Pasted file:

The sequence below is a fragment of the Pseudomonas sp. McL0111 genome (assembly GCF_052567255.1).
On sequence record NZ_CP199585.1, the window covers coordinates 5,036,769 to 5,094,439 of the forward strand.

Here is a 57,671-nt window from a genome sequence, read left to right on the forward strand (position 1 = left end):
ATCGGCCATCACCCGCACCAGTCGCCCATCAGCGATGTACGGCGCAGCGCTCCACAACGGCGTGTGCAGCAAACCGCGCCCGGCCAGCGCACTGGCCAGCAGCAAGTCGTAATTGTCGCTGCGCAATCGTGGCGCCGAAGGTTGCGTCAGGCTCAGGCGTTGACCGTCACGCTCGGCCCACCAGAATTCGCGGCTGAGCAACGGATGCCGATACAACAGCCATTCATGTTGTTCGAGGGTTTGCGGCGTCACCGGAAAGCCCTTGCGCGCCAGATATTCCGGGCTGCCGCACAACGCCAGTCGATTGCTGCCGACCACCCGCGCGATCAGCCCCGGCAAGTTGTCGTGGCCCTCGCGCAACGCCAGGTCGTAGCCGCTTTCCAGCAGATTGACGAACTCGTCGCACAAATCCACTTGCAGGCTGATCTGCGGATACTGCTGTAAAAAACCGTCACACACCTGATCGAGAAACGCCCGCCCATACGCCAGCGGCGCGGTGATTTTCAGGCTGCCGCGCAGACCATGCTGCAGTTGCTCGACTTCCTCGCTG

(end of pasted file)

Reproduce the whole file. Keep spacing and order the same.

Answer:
The sequence below is a fragment of the Pseudomonas sp. McL0111 genome (assembly GCF_052567255.1).
On sequence record NZ_CP199585.1, the window covers coordinates 5,036,769 to 5,094,439 of the forward strand.

Here is a 57,671-nt window from a genome sequence, read left to right on the forward strand (position 1 = left end):
ATCGGCCATCACCCGCACCAGTCGCCCATCAGCGATGTACGGCGCAGCGCTCCACAACGGCGTGTGCAGCAAACCGCGCCCGGCCAGCGCACTGGCCAGCAGCAAGTCGTAATTGTCGCTGCGCAATCGTGGCGCCGAAGGTTGCGTCAGGCTCAGGCGTTGACCGTCACGCTCGGCCCACCAGAATTCGCGGCTGAGCAACGGATGCCGATACAACAGCCATTCATGTTGTTCGAGGGTTTGCGGCGTCACCGGAAAGCCCTTGCGCGCCAGATATTCCGGGCTGCCGCACAACGCCAGTCGATTGCTGCCGACCACCCGCGCGATCAGCCCCGGCAAGTTGTCGTGGCCCTCGCGCAACGCCAGGTCGTAGCCGCTTTCCAGCAGATTGACGAACTCGTCGCACAAATCCACTTGCAGGCTGATCTGCGGATACTGCTGTAAAAAACCGTCACACACCTGATCGAGAAACGCCCGCCCATACGCCAGCGGCGCGGTGATTTTCAGGCTGCCGCGCAGACCATGCTGCAGTTGCTCGACTTCCTCGCTG